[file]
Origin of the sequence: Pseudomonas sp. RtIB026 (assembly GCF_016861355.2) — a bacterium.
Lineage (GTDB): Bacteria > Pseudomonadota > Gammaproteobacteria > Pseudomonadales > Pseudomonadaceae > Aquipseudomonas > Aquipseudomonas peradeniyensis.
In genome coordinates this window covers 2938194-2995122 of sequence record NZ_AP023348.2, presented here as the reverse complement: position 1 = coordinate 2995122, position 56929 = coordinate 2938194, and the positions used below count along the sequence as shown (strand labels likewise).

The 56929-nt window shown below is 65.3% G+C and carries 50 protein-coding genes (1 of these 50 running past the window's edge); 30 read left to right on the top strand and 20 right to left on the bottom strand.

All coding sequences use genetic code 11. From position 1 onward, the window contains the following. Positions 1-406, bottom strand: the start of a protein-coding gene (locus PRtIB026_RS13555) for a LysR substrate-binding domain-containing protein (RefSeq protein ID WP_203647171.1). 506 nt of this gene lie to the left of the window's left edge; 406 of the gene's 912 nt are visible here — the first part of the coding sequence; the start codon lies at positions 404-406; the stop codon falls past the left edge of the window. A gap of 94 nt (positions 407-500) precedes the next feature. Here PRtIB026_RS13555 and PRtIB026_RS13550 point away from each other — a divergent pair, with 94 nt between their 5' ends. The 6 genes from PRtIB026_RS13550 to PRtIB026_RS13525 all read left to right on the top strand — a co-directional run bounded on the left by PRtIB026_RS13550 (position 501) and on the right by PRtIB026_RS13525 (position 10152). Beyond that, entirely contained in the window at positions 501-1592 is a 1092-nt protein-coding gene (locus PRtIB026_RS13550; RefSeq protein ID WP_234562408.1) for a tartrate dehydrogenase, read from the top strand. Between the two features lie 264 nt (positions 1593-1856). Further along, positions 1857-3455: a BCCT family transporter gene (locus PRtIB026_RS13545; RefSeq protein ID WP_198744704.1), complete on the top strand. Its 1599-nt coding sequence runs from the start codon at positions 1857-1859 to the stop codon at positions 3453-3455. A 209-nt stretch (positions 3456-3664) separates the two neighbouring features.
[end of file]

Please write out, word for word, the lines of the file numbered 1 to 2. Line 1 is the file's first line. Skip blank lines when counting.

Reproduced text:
Origin of the sequence: Pseudomonas sp. RtIB026 (assembly GCF_016861355.2) — a bacterium.
Lineage (GTDB): Bacteria > Pseudomonadota > Gammaproteobacteria > Pseudomonadales > Pseudomonadaceae > Aquipseudomonas > Aquipseudomonas peradeniyensis.